Current Weather

You are here

What’s that I smell …

What’s that I smell …

By Anita Tucker

Garlic is one of the oldest and hardest-working vegetables known to man.

Often considered an herb, this cousin to the onion was first used more than 7,000 years ago. It is said to have anti-oxidant properties and the ability to lower blood pressure. Of course, it also wards off vampires.

Allium sativum, aka garlic, is a bulb that grows up to 2 feet and produces flowers.

I’ve been reading up on garlic and I’ve decided to plant a few bulbs in my kitchen garden. (Confession: My kitchen garden previously consisted of a couple of those herbs that the big store on Highway 65 now offers in its produce section. I killed them off quite efficiently. So the garlic will start my kitchen garden anew.)

Here are the instructions I’ve found to give it a try:

Use a 2- to 3-gallon pot at least 10 inches deep. Fill it three-quarters with organic potting soil. Press individual cloves of garlic a half-inch deep into the soil, pointed end up. Space garlic cloves at least 5 inches apart.

Water immediately and keep the soil moist throughout the growing process. Indoor plants usually require watering every other week.

Garlic needs sun, about six hours of bright indirect sunlight a day. If you don’t have a place indoors that gets this much sunlight, you can use a grow light for 12 hours a day. (I don’t have a grow light, so this might be a complication. We’ll see.)

Garlic grows best in temperatures between 65 and 70 degrees F, and a plant-heating pad may be needed. (I looked up plant heating pads on the Internet and found them at a cost ranging from $15 to $35. I’m thinking there should be a cheaper alternative here; an old heating pad or something? Ideas?)

The cloves mature in four to six months. When they are ready for harvest, the green foliage will turn yellow.

Honestly, I’m not a huge fan of garlic, but I keep reading about how good it is for you. In fact, Democrat columnist Lallah Ostergren once recommended a garlic sandwich for my sore throat. She said to take a slice of bread, butter it and place garlic on half, fold it over and eat. She recommends one clove for beginners, and work your way up to two or three. But she warns to always eat raw garlic with butter or oil to avoid blistering your mouth and throat.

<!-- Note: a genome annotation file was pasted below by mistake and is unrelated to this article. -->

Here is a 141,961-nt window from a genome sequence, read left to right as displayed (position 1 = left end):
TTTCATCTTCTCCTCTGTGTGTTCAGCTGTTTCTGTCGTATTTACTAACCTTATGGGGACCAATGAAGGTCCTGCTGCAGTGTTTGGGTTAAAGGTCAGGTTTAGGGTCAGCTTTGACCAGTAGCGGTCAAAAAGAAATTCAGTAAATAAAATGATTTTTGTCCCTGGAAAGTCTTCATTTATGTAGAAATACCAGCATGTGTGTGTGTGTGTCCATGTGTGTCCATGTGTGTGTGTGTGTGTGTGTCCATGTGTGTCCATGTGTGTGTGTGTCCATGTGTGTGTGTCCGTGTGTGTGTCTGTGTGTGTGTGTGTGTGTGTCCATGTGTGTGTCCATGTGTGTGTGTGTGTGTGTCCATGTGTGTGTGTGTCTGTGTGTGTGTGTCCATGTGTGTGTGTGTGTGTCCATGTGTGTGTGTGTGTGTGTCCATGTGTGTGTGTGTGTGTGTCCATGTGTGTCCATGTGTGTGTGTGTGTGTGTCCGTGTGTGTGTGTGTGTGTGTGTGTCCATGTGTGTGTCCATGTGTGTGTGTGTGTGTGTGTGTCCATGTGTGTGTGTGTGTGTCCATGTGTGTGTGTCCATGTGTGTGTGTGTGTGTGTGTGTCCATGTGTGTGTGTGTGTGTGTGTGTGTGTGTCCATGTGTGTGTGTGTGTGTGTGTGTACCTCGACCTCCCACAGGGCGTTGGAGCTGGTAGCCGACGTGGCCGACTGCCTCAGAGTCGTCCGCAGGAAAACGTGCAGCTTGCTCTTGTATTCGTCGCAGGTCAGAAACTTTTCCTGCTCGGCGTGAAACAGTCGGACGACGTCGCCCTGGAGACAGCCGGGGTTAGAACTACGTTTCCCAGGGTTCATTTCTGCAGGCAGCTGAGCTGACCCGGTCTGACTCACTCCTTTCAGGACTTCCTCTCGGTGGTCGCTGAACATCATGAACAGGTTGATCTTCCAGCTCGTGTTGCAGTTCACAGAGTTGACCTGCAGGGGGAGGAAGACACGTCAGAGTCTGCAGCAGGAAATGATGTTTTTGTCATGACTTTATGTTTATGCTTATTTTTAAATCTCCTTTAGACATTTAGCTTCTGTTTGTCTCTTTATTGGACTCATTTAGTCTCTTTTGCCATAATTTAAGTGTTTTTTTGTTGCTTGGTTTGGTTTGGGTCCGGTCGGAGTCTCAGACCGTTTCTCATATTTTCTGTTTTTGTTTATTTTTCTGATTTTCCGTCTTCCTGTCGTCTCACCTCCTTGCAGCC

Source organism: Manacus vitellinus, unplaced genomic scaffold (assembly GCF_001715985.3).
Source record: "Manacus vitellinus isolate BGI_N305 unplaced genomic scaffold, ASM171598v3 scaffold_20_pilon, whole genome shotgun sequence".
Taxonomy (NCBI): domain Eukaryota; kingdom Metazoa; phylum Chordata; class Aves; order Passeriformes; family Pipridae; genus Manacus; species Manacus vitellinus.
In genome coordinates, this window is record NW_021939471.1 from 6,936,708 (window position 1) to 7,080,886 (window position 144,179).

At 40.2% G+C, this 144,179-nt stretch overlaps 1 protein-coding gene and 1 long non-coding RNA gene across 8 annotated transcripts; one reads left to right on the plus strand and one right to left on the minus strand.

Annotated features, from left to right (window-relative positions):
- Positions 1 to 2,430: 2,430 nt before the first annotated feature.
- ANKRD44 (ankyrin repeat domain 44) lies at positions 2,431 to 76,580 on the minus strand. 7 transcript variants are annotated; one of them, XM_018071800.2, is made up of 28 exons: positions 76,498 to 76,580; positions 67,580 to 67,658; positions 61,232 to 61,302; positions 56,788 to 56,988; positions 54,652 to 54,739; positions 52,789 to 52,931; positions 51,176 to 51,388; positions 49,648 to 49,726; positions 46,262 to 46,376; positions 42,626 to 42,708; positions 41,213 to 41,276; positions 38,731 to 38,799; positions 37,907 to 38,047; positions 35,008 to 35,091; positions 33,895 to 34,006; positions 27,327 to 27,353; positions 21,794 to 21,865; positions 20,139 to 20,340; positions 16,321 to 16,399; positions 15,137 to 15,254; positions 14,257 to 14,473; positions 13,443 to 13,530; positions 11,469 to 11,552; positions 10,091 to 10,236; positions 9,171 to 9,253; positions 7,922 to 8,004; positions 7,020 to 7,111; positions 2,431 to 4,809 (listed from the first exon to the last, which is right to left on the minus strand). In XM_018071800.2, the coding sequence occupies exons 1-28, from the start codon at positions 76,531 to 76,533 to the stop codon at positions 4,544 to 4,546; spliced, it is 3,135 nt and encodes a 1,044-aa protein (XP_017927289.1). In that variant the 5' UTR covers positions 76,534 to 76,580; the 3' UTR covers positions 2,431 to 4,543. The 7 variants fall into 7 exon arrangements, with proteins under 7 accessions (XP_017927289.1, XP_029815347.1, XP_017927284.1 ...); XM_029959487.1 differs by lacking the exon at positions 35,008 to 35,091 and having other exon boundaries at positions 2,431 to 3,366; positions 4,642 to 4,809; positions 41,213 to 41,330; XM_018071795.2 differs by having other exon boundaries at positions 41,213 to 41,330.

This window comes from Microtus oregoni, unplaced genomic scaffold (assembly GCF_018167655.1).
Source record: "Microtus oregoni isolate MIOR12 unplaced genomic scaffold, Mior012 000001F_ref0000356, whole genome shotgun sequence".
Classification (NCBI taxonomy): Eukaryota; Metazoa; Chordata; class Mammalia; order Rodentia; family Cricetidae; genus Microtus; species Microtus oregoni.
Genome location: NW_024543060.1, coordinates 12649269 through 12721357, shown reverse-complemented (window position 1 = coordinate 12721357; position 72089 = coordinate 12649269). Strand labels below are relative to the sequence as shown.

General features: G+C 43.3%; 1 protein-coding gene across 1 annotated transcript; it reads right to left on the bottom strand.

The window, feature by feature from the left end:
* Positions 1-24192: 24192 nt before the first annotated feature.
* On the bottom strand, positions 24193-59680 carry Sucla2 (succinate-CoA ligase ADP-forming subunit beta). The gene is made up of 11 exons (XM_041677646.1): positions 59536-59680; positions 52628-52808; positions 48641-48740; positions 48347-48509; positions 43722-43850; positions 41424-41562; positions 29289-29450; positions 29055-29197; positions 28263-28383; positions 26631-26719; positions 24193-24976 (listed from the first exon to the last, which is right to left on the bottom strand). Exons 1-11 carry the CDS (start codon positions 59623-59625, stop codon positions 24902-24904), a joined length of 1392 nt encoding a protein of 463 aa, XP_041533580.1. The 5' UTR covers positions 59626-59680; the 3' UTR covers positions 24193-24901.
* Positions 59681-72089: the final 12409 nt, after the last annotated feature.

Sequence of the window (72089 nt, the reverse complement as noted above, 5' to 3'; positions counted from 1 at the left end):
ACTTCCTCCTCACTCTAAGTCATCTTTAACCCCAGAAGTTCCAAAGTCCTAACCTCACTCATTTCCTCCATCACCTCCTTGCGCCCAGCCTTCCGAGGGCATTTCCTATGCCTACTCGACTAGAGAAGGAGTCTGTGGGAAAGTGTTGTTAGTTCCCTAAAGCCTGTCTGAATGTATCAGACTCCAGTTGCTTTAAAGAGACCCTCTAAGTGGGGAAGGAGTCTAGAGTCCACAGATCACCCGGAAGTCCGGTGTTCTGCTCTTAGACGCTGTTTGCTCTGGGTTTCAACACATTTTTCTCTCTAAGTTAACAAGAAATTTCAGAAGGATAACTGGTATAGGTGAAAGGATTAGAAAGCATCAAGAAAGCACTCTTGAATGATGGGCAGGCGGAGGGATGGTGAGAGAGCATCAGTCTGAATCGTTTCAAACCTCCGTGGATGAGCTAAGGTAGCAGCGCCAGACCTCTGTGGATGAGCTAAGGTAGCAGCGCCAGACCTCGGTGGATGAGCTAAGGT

“Everybody should eat more raw garlic,” Lallah says.

She also offers this for eating raw garlic: Chop it finely by hand or with a chopper and place it in a jar. Cover it with olive oil. Spread on a cracker to eat.

Garlic, Lallah says, is one of the best things the Almighty put on this earth for us.

According to Web MD, garlic is used for many conditions related to the heart and blood system, including high blood pressure and atherosclerosis, more commonly know as hardening of the arteries. Many believe it can prevent several types of cancer and can help treat diabetes, fevers, coughs, headache, sinus congestion, asthma … and on and one.

The active ingredient in garlic is allicin. Web MD says allicin is unstable and changes into a different chemical quickly. Some manufacturers age garlic to make it odorless so their products will be more palatable. However, allicin is also the source of garlic’s strong smell and taking away that smell also reduces garlic’s effectiveness.

Medicinal properties aside, I found a several other uses for garlic while browsing the Internet. Here are a few of them:

Use as a mosquito repellent by placing cloves around mosquito-prone areas.

Add to a dog’s diet to help repel ticks and fleas.

Mix garlic cloves and extracts with pepper and a little soap to use as a garden pesticide.

Catch fish with garlic by mixing powder or crushed garlic with marshmallows. Toss them into the water and see if you can catch bass and trout.

If you try any of these, let me know how they worked.

Anita Tucker is editor of the Van Buren County Democrat. Each spring and occasionally throughout the year, she briefly attempts to be an organic gardener. E-mail her at

The Van Buren County Democrat website is available only to print and digital subscribers. If you are already a subscriber, you can access the website at no additional charge.